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Chemical Name:
Surface Used On:
Dry porous documents.
Sensitive To:
Amino acids and eccrine components.
Development Color: Method to Record: Hazard: Protective Clothing: Fume Hood Use:

Yellow fluorescence.

Orange filter.

Reagent Characteristics

Development Complete When:

Source of Error:



Storage Container:



Similar Reagents

Sequential Reagents
(Not necessarily in this order.)

Abridged Reagent Sequence

Visual Examination
Forensic Light
*** D.F.O. ***
Physical Developer



  1 gram D.F.O. crystals
200 ml   Methanol
200 ml   Ethyl Acetate
 40 ml   Glacial Acetic acid

Combine and stir with a magnetic stirrer
until ALL the ingredients are dissolved. 


Add Petroleum ether to the stock 
solution until the total volume 
is two liters.


    .25 g DFO
 40 ml methanol
 20 ml acetic acid
940 ml HFE-7100 

Submerge or spray the item - 5 seconds.

Air-dry the item in a fume hood.

Process the item a second time &
Air-dry the item in a fume hood.

Oven bake @ 50 to 100 degrees C
for 10 to 20 minutes.

View under a forensic light source
at 495 nm to 550 nm.
Absorption Max is 514 nm.  
View under orange or red barrier filters.

Photograph results using a orange colored
or 550(BP 35)bandpass filter.

Ridge Detail Visualized by:

Forensic Light Source induced.

Reagent Applicabilities:

Porous sufaces
Fluorescent technique
Raw Wood surface

Other Chemical Name(s):


Working Solution Shelf-life:

Six (6) plus months.

Process Summary:

A technique used prior to Ninhydrin that reacts to amino acids present in latent print residue on porous surfaces. DFO is regarded as capable of developing more ridge detail than Ninhydrin. A fluorescence of the prints is obtained after baking the item in an oven at 100 degrees C, then viewing under a forensic light source.

Accepted Deviations:

A hair dryer or a DRY steam iron may be substituted for a baking oven, if necessary. Do not allow steam to contact the item. Strict control of the humidity is not required. Pentane (instead of Petroleum ether) can be used as the carrier solvent. View the item at 500 nm to 590 nm using red colored goggles to reduce background fluorescence, if necessary.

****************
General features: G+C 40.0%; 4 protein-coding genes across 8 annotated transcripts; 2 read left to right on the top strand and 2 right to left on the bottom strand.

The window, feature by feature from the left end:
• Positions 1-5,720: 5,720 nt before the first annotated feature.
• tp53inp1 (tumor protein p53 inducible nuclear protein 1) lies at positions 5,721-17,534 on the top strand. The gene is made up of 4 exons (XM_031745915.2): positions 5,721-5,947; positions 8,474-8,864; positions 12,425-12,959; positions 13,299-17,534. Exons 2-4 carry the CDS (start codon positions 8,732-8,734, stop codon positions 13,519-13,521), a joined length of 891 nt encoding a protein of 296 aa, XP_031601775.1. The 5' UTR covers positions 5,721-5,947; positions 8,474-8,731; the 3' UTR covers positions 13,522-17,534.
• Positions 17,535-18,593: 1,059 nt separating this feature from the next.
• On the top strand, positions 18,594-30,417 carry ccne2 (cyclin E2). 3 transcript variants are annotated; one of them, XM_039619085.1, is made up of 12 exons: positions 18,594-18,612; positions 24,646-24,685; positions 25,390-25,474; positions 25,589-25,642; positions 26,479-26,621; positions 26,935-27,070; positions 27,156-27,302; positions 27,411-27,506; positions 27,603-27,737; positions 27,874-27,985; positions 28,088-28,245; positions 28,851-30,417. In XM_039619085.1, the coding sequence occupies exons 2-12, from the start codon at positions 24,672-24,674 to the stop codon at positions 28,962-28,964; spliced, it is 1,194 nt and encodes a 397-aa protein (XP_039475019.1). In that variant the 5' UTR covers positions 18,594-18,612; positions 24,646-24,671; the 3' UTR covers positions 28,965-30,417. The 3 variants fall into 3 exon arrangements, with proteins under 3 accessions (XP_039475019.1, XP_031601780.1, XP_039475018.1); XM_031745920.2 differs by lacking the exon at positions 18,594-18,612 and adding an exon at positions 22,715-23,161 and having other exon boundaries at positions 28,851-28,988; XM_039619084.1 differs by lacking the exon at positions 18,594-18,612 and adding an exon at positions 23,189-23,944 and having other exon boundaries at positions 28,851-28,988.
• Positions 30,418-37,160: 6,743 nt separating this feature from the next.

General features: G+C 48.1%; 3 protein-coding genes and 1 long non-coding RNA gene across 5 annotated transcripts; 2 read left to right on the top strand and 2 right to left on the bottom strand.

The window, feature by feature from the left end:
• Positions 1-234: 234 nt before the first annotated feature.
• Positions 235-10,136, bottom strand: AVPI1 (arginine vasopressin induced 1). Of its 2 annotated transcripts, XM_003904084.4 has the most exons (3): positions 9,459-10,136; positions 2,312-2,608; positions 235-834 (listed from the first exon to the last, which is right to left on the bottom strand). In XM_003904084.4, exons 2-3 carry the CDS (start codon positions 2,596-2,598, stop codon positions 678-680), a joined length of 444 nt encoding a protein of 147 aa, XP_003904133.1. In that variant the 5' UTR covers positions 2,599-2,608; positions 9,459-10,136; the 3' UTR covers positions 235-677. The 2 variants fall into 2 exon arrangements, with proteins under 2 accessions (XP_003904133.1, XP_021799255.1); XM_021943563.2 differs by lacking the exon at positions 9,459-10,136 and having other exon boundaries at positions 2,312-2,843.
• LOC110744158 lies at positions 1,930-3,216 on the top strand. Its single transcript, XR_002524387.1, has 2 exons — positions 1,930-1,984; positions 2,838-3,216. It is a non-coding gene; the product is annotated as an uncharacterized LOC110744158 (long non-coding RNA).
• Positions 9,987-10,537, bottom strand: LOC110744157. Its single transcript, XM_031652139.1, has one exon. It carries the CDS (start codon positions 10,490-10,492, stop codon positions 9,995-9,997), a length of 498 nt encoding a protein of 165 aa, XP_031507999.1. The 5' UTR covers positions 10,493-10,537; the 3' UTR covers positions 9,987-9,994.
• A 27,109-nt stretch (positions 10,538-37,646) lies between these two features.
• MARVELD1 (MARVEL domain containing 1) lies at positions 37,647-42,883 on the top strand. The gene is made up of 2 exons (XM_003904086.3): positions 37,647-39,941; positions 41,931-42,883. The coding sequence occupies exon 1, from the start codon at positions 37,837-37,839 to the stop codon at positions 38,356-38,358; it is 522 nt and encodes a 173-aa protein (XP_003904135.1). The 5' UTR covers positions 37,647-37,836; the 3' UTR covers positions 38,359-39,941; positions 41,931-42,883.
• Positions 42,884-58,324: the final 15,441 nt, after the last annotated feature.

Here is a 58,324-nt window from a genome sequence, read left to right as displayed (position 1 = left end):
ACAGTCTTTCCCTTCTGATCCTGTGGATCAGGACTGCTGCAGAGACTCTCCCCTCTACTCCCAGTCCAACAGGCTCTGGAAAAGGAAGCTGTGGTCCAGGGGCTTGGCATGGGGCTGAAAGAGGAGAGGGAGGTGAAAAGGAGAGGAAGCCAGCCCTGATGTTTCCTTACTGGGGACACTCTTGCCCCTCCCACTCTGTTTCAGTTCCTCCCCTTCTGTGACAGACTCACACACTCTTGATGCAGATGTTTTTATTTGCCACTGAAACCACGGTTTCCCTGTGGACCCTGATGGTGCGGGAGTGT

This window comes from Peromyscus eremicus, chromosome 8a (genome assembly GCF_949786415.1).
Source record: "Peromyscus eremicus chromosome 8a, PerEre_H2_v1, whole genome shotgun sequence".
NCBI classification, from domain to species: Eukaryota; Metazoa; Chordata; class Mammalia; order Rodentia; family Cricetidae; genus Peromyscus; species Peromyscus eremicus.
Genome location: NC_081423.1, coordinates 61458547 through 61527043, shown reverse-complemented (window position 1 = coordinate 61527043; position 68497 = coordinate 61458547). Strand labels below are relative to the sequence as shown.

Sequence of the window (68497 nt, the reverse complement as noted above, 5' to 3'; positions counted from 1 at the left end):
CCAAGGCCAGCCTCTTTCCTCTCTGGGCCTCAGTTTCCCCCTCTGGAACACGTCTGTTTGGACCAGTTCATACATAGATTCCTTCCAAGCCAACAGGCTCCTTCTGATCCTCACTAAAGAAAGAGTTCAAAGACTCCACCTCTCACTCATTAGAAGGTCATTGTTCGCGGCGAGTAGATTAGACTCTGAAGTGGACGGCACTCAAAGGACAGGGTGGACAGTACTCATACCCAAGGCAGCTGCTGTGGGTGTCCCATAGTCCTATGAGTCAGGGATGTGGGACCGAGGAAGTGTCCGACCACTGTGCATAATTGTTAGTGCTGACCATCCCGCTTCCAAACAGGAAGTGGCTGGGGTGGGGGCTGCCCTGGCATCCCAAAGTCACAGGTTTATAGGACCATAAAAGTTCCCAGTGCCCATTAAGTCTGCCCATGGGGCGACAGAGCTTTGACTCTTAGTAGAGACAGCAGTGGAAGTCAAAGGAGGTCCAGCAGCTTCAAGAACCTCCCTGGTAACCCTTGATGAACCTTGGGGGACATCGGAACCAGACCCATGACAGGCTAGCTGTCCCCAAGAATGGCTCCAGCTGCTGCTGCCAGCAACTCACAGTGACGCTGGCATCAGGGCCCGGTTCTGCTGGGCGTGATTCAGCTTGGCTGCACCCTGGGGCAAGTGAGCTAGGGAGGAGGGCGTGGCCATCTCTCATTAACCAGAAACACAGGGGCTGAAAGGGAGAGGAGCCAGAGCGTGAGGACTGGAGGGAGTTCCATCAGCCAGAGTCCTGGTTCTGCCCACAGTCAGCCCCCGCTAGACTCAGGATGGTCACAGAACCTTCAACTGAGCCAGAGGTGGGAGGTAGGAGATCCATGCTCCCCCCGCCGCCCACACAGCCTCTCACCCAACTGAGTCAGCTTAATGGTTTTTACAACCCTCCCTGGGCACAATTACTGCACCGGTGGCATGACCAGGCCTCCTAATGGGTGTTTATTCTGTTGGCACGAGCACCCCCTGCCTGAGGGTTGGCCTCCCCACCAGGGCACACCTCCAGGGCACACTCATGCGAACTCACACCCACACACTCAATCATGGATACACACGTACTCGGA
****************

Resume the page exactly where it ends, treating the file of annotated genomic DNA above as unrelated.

Supporting Reference Materials:

1. Masters, Nietial, “DFO, Its Usage and Results”, J. Forensic Ident., Vol. 41, No. 1, 1991, pg. 3.

2. Fingerprints and Other Ridge Skin Impressions, Champod, C.; Lennard, C.; Margot, P.; Stoilovic, M., CRC Press: Boca Raton, FL, 2004, pp. 128-131.

3. Didierjean, C., Debart, M-H, Crispino, F., "New Formulation of DFO in HFE-7100", Fingerprint Whorld, Vol. 24, No. 94, October 1998, pp.163-167.

4. Conn, C, Ramsay, G., Roux, C., Lennard, C., “The Effect of Metal Salt Treatment on the Photoluminescence of DFO-Treated Fingerprints”, Forensic Sci. Intl., vol. 116, no. 2, 2001, pp. 117-123.

5. Merrick, S., Gardner, S.J., Sears, V. and Hewlett, D.F., “An Operational Trail of Ozone-Friendly DFO and 1,2-Indanedione Formulations for Latent Fingerprint Detection”, Jor. Forensic Ident., vol. 52, no. 5, Sept./Oct. 2002, pp. 595-605.

6. Pounds, C.A., Grigg, R., Mongkolaussavaratana, T., “The Use of 1,8-Diazafluoren-9-one (DFO) for the Fluorescent Detection of Latent Fingerprints on Paper: A Preliminary Evaluation”, Jor. Forensic Sci, vol. 35, no. 1, 1990, pp. 169-175.

7. Wilkinson, D., “Study of the Reaction Mechanism of 1,8-Diazafluoren-9-one with the Amino Acid, L-Alanine”, Forensic Sci. Intl., vol. 109, no. 2, 2000a, pp. 87-103.

8. "Chemical Formulas and Processing Guide for Developing Latent Prints", U.S. Dept. of Justice, pg. 47-48, 1994.

9. Manual of Fingerprint Development Techniques 2nd. Ed., Home Office - Police Scientific Development Branch, White Crescent Press, Ltd., Luton, England, 2001.

Return to: Main Page   ||  Porous Surfaces  ||  Amino Acid Techniques  ||  Eccrine Techniques  ||  Fluorescent Techniques  ||  Wood Surfaces  ]